I posted a blog entry about getting Clicker ported to Linux and GNOME. I have had many questions about it, and wanted to be sure people understand the goals.
If you have a Mac, you probably already know about Salling Clicker. A great application to control your computer from your Bluetooth mobile phone (unfortunately not mine, Clicker crashes on startup on the V547) or your Palm. I will give away £150 to the person who:
- reverse-engineers the Bluetooth protocol used by Clicker, and documents it
- implements a BlueZ-based library to use this protocol (better if it's a GObject-based one)...
- ...as well as a Rhythmbox plugin.
It should at the minimum work with a Nokia or Sony-Ericsson phone, and a Palm device, and be able to display cover art, and control Rhythmbox playback (a proof-of-concept plugin is fine).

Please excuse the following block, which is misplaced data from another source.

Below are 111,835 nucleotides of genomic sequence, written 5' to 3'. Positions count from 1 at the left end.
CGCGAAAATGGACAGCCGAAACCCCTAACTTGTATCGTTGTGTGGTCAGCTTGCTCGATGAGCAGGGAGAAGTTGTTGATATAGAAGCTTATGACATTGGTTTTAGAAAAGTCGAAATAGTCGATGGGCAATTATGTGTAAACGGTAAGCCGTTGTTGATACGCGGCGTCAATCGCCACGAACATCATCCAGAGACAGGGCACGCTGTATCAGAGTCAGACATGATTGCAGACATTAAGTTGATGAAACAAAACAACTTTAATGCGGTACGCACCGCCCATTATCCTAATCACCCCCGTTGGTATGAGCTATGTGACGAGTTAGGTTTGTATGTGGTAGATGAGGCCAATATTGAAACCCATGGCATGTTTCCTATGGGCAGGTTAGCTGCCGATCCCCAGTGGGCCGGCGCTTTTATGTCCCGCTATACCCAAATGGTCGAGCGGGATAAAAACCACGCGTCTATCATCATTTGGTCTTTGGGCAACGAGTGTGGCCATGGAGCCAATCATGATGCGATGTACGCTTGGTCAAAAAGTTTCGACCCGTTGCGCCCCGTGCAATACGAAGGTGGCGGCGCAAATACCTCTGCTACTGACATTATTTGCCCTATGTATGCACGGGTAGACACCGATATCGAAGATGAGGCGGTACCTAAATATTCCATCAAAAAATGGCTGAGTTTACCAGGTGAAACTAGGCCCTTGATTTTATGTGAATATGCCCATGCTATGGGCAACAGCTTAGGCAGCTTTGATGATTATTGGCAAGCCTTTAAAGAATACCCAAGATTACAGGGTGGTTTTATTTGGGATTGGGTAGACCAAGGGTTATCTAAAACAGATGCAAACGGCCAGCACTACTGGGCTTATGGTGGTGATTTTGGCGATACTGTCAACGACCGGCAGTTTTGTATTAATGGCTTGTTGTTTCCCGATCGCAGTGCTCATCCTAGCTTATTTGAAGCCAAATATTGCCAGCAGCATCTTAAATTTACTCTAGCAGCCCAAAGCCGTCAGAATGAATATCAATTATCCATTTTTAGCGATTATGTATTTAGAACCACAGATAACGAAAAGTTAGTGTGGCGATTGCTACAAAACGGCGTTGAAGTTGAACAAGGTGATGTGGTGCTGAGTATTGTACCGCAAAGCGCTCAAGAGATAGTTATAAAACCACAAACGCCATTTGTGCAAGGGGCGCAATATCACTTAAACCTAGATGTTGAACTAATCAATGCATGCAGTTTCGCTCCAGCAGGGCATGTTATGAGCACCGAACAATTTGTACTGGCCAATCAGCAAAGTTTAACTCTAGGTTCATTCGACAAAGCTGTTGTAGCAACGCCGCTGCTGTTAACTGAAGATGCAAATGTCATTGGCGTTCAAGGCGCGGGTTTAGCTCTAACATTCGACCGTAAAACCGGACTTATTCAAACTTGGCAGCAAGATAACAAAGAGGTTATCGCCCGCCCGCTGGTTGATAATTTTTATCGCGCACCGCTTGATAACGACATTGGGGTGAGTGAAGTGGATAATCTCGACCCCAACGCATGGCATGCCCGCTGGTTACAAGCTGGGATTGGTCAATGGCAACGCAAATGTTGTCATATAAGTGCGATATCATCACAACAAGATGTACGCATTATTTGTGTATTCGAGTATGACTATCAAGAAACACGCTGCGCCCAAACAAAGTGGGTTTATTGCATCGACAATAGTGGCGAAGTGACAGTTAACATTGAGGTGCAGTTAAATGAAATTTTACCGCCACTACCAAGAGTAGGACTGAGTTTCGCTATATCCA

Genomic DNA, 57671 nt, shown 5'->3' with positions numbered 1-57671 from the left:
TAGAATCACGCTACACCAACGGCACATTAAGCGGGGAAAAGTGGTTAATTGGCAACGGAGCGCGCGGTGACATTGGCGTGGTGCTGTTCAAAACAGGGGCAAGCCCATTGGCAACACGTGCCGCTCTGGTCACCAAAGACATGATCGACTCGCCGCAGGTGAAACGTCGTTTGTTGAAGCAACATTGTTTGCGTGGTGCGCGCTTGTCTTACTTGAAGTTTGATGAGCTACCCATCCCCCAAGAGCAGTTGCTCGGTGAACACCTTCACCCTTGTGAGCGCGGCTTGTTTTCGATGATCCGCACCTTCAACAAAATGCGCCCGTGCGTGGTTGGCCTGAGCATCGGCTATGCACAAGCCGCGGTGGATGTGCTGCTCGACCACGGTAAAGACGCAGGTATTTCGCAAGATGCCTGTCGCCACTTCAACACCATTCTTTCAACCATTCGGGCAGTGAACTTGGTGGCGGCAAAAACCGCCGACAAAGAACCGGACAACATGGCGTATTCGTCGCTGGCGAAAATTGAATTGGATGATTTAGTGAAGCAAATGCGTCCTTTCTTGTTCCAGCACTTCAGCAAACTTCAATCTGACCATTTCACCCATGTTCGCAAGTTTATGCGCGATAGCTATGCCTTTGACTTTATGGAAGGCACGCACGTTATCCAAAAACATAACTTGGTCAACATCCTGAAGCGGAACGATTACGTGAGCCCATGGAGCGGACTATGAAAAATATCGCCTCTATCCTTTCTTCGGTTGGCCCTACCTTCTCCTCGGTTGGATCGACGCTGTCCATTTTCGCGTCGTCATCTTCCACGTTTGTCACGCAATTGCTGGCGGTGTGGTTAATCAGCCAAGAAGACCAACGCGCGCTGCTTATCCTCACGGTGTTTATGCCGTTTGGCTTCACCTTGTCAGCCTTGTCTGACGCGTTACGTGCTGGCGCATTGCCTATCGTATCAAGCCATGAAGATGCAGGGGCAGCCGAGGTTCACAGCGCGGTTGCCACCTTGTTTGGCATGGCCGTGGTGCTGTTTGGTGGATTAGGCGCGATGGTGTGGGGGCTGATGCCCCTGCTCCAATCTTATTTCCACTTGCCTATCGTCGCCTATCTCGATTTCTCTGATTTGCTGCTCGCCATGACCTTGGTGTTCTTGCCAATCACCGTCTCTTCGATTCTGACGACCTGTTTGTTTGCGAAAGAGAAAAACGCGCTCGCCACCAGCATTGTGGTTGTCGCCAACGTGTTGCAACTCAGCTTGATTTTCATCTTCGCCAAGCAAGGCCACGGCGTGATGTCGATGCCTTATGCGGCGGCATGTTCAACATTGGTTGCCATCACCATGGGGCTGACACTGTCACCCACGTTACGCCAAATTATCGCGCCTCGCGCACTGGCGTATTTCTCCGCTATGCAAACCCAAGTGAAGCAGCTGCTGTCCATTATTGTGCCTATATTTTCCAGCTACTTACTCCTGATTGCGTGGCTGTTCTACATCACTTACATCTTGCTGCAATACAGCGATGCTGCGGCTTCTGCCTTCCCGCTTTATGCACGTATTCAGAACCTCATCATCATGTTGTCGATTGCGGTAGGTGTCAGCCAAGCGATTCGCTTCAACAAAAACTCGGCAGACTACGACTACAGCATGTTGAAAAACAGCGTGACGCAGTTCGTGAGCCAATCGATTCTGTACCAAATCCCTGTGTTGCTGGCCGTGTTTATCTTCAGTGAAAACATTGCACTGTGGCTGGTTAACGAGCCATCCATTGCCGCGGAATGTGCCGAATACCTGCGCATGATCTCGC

The hardware support
Clicker supports hundreds of devices and requires a client to be running on many of them. Having to write support for all those would require a lot of work. Many of the existing Bluetooth remote control programs for Linux only work with a small number of clients, using Clicker would alleviate that.
The existing user-base
There's already a user-base for the Windows and Mac ports. Having native Linux support would mean being able to use the same devices under Linux, MacOS X and Windows.
What about Clicker's bottom-line
We don't want to hurt Clicker, and would have to discuss with them what would happen to their software if the protocol specs were freely available. We wouldn't want Clicker to go away, as it would mean having to work on all the clients (probably new ones as well).
* GBTcr (only Sony Ericsson, might be a good start for a Clicker-like UI though)
* xkbd-bthid, a keyboard emulator
* Bemused (only works on Symbian phones, the PalmOS port is 404, and it looks outdated)